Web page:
Scott Summers only moved to Apex from Raleigh last month, but that didn’t stop him from giving his new home a shout-out on national radio last weekend.
Summers, a 25-year-old English teacher at Apex High School, appeared on the popular NPR news quiz show “Wait Wait ... Don’t Tell Me!” Saturday, March 12. And when he was chatted up by host Peter Sagal, Summers was sure to tout the town’s motto, his school mascot and Apex’s distinction as Money magazine’s No. 1 place to live.
“You’re calling from Apex, North Carolina?” Sagal asked, sounding somewhat incredulous.
“That’s right, it’s the peak of good living,” Summers said.
“Apex, the name Apex, as a town, that’s a reputation to live up to,” Sagal asked. “Are you on the top of something?”
“It’s the number one place to live in America,” Summers replied.
Summers, who used to teach at Mills Park Middle School, in Cary, won his portion of the show, a fill-in-the-blank limerick quiz that lasted just a few minutes. His prize? Having Carl Kasell, the show’s popular former scorekeeper and a UNC-Chapel Hill graduate, record a message on his outgoing voicemail.
Here’s what Summers had to say about his public radio debut:
Q: Anyone who’s listened to the show long enough has imagined themselves playing. How did you make that happen?
Summers: So when you listen to the show, they always give that number – 1-888-Wait-Wait – and I was waiting for my fiancée while she was at an appointment, so I said,
“Well, OK, why not?” I didn’t know that when you call, you don’t get to talk to an operator. You have to leave a voicemail, so I tried to sound as high energy as possible.
I told them I was a public school teacher, and basically I said public radio is all I have left. I ended up forgetting about it, but one day, maybe a week and a half later, I got a call with a Chicago area code.
I don’t know anyone in Chicago, but I said, “What the heck?” and I picked up. It was a producer asking if I wanted to be on the show, but they said I needed to have a landline, which is bizarre, and that I needed to block off some time between 8:45 and 9 o’clock on Thursday evening and that they’d call me. I had to ask around to find a friend with a landline, but it worked out.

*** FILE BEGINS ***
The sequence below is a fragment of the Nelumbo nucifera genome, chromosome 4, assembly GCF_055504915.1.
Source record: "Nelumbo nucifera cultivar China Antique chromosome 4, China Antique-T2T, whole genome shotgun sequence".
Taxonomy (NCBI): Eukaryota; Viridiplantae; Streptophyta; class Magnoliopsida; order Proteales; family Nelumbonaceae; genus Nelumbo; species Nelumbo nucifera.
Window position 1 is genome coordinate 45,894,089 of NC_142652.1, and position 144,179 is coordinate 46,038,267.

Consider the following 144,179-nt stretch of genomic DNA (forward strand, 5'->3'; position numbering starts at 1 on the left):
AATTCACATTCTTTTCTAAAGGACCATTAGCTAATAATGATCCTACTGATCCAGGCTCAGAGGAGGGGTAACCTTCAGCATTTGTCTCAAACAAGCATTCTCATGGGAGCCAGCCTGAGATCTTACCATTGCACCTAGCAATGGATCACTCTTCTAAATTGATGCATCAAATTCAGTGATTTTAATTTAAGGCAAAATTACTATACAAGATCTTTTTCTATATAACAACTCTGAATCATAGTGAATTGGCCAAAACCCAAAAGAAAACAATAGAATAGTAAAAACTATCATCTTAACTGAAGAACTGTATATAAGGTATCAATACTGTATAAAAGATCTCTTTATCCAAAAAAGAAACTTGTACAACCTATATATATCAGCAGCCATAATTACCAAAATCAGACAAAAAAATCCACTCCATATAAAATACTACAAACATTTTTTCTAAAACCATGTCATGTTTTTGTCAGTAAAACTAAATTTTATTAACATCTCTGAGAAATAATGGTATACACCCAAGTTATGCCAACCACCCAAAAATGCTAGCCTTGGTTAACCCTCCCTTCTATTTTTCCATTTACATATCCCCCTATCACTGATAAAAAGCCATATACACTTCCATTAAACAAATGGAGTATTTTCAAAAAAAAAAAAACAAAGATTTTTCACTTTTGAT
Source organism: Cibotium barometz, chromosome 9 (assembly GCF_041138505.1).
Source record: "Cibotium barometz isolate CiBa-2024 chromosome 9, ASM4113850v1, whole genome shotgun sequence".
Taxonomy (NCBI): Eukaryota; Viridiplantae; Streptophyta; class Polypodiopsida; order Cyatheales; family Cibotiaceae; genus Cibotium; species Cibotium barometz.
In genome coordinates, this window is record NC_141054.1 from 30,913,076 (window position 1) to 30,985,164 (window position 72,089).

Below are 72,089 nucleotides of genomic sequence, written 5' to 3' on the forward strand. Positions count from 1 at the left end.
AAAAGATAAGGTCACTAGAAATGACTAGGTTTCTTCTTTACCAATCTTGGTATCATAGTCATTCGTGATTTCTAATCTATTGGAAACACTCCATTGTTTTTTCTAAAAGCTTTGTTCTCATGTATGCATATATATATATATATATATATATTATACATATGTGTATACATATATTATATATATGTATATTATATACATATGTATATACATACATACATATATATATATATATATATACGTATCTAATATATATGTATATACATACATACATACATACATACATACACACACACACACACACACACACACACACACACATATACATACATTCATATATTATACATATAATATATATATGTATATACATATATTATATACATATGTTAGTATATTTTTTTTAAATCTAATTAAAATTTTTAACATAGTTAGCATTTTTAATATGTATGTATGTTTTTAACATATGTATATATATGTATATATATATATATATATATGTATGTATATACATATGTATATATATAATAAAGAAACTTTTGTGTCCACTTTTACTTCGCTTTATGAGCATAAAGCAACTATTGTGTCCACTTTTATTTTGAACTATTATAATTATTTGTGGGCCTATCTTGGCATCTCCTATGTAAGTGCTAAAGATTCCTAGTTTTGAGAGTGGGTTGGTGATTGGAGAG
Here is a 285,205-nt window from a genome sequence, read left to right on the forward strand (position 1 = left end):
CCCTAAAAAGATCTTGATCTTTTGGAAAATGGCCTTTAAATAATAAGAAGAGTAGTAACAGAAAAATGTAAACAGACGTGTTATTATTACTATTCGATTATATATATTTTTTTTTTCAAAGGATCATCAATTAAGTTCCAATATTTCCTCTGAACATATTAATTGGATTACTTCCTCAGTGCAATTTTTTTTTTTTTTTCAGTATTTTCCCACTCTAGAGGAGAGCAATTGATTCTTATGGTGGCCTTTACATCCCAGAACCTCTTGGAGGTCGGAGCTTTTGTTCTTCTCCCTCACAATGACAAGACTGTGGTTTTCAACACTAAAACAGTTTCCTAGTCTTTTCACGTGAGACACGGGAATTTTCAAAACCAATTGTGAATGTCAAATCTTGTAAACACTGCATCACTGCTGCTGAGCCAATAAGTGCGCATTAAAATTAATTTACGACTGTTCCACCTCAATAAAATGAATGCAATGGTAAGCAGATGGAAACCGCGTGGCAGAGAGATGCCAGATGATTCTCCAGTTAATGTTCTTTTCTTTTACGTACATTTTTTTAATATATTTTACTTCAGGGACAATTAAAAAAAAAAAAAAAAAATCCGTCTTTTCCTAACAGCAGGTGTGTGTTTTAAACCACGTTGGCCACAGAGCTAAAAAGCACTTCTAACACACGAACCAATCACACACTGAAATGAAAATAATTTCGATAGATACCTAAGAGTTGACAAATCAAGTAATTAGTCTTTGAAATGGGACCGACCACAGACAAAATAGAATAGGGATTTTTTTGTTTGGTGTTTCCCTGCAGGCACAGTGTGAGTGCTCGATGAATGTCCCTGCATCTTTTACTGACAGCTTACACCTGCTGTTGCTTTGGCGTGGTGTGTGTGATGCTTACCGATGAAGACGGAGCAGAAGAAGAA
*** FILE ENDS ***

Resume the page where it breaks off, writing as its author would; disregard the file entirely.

Q: How did you prepare?
Summers: They ask you which game you want to play, and I said I’d do the limericks. Because I knew that’d give me a chance of not embarrassing myself on public radio. I went back on NPR’s website and was reading all the news headlines. My fiancée was quizzing me, asking me what Donald Trump said this week, what happened in Flint, Mich. That kind of thing.
Q: Did you plan to plug Apex the way you did?
Summers: It’s amazing how much gets cut out of your interview. The segment ended up being about five minutes, but we talked for maybe 10 or 12 (minutes). They were kind of messing around with Apex’s name, more even than you hear on the show.
And when Peter said something about Apex having a reputation to live up to, the first thing that came to my mind was, “Well, it’s the peak of good living.” I love living in Apex. It feels so much like a community. Everyone is so friendly, everyone says “hello” to each other, and I can see why it would be the best place to live in America.
Q: Had you ever been on a game show before?
Summers: I’ve taken the “Jeopardy!” test, but it was so impossible that I figured “Wait Wait” was more in my wheelhouse.
Q: How did your friends react? Your students?
Summers: It wasn’t until Saturday, the day it aired, that I started blasting my social media telling people to tune in. That was when I started getting texts and phone calls from people. I also told my students to listen, and I was thinking about playing it during class, but we had a lot to get through. The other teachers were more excited than they were, I think.
Q: Since you won, what are you going to have Carl Kasell say on your answering machine?
Summers: I haven’t decided yet, but I did get a call from the producer yesterday. All you have to do is type up the message and send it to this Gmail account, he’ll record it, and they’ll send it back to you as an audio file.
I’m not sure yet what that will be, though. I want to do something funny, but I’ll have to make sure it’s perfect before I send it out, since I’m an English teacher. I’ve been mulling some things over in my head, but I haven’t totally decided yet.
Gargan: 919-460-2604; @hgargan